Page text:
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Sharing the Benefits of KORUS in North Carolina

This week, I traveled to North Carolina and partnered with Korean Ambassador Han Duk-soo, the U.S. Chamber of Commerce and others in support of the U.S.-Korea Trade Agreement or KORUS.

The Obama Administration recognizes that exports are vital to the health of the agricultural sector and our nation’s economy as a whole. That’s why we’re working hard to ensure passage of the KORUS agreement, as well as the pending free trade agreements with Colombia and Panama.

In North Carolina and across the United States, what the KORUS agreement comes down to is opportunity. The International Trade Commission estimates that, when KORUS is fully implemented, U.S. agricultural trade with Korea could increase by as much as $3.8 billion. There are provisions in this agreement that benefit nearly every sector of U.S. agriculture – including poultry, pork, soybeans, cotton, and other commodities that are so important here in North Carolina. In fact, nearly two-thirds of U.S. agricultural products will gain immediate, duty-free access to the Korean market as soon as the agreement is implemented. That’s a lot of opportunity.

Foreign Agricultural Service Administrator John Brewer (center) meets with John Langdon (left), who is the owner of Langdon Farms in Johnston County, N.C., and South Korean Ambassador to the United States Han Duk-soo (far right) while touring the farm Tuesday. A visit to the farm, which raises pigs and cows among other agricultural goods, was one stop for Administrator Brewer, Ambassador Han and members of the U.S. Chamber of Commerce, while they were all in North Carolina this week promoting the benefits of the U.S.-Korea Trade Agreement, which is currently awaiting Congressional ratification.
Foreign Agricultural Service Administrator John Brewer (center) meets with John Langdon (left), who is the owner of Langdon Farms in Johnston County, N.C., and South Korean Ambassador to the United States Han Duk-soo (far right) while touring the farm Tuesday. A visit to the farm, which raises pigs and cows among other agricultural goods, was one stop for Administrator Brewer, Ambassador Han and members of the U.S. Chamber of Commerce, while they were all in North Carolina this week promoting the benefits of the U.S.-Korea Trade Agreement, which is currently awaiting Congressional ratification.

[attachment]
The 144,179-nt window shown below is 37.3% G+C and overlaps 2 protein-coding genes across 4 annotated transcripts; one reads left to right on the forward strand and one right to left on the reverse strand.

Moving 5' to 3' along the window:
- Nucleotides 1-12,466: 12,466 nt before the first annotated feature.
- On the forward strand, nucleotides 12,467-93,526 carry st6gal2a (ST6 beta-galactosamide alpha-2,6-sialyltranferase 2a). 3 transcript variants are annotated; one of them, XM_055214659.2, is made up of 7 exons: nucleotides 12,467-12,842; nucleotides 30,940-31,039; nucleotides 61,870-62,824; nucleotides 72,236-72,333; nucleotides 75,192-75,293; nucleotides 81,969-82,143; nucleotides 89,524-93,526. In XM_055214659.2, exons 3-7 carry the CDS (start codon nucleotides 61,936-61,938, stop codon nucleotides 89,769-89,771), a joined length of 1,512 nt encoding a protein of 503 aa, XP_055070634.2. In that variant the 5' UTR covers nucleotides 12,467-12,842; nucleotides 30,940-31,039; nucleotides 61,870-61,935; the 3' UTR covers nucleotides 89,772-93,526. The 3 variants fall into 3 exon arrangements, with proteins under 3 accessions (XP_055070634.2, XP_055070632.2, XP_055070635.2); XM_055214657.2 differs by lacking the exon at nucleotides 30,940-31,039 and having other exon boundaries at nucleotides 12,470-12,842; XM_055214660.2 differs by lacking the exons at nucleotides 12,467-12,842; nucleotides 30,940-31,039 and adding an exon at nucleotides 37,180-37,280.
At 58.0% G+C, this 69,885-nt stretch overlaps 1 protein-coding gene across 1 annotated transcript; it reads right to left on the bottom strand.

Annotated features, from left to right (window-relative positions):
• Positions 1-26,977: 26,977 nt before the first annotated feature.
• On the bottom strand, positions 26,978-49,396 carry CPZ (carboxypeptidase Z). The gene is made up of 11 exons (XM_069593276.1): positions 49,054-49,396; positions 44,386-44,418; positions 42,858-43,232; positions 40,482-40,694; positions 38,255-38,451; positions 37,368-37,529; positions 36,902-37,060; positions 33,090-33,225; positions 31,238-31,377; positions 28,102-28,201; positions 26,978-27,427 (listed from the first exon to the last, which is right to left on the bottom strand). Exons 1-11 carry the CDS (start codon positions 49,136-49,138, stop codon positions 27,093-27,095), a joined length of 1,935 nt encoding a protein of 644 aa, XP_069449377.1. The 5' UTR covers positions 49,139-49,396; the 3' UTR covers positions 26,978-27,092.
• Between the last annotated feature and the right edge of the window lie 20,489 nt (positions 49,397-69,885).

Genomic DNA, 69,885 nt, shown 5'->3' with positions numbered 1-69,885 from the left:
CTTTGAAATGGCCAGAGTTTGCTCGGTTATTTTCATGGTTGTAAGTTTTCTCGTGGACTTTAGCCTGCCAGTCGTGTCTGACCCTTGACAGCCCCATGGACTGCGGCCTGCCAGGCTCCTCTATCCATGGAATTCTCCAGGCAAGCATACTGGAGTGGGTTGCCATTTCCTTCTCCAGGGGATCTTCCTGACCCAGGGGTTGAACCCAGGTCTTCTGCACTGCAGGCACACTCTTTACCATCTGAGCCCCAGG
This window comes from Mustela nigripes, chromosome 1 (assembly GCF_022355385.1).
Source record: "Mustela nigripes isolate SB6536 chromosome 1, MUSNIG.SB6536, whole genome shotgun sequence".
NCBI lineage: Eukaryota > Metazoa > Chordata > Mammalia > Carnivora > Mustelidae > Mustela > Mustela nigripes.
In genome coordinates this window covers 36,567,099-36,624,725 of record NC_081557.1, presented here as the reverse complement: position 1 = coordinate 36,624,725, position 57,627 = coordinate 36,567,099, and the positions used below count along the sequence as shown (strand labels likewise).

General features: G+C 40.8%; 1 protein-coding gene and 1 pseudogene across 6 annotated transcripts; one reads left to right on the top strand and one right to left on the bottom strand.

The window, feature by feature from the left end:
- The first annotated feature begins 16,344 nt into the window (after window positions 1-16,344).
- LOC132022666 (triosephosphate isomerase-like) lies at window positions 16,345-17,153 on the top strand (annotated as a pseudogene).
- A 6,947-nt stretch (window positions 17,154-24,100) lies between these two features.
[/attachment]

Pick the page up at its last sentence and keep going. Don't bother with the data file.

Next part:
On the flip side is the opportunity that will be lost if we fail to get this agreement enacted. We face increasingly stiff competition in the Korean market, and that competition is intensifying as Korea enters into free trade agreements with a number of other nations, many of whom are our direct competitors.

Korea’s free trade agreement (FTA) with the European Union enters into force on July 1.  Korea already has FTAs in place with Chile, India, and the 10-country Association of the Southeast Asian Nation (ASEAN) group. In addition, Korea is negotiating new FTAs with Australia, China, Canada, Mexico and New Zealand.

Korea has long been one of our most important trading partners. The United States sold $5 billion worth of agricultural products to Korea last year, making it our fifth largest export market. In fact, we provided almost 30 percent of Korea’s total agricultural imports last year. But we risk losing sales – and market share – if we don’t get this agreement ratified.

It’s time to take our long and fruitful relationship to the next level and ensure that we’re trading with Korea on the best possible terms. This agreement will do that.

President Obama has been clear about his commitment to swift completion of the KORUS agreement, as well as the Panama and Colombia free trade agreements. These agreements are a critical part of the Administration’s efforts to open foreign markets to U.S. goods and services, to create jobs for American workers, farmers and businesses, and to achieve our National Export Initiative (NEI) goal of doubling of U.S. exports by 2014.

For more information about the benefits of KORUS, please visit our website.

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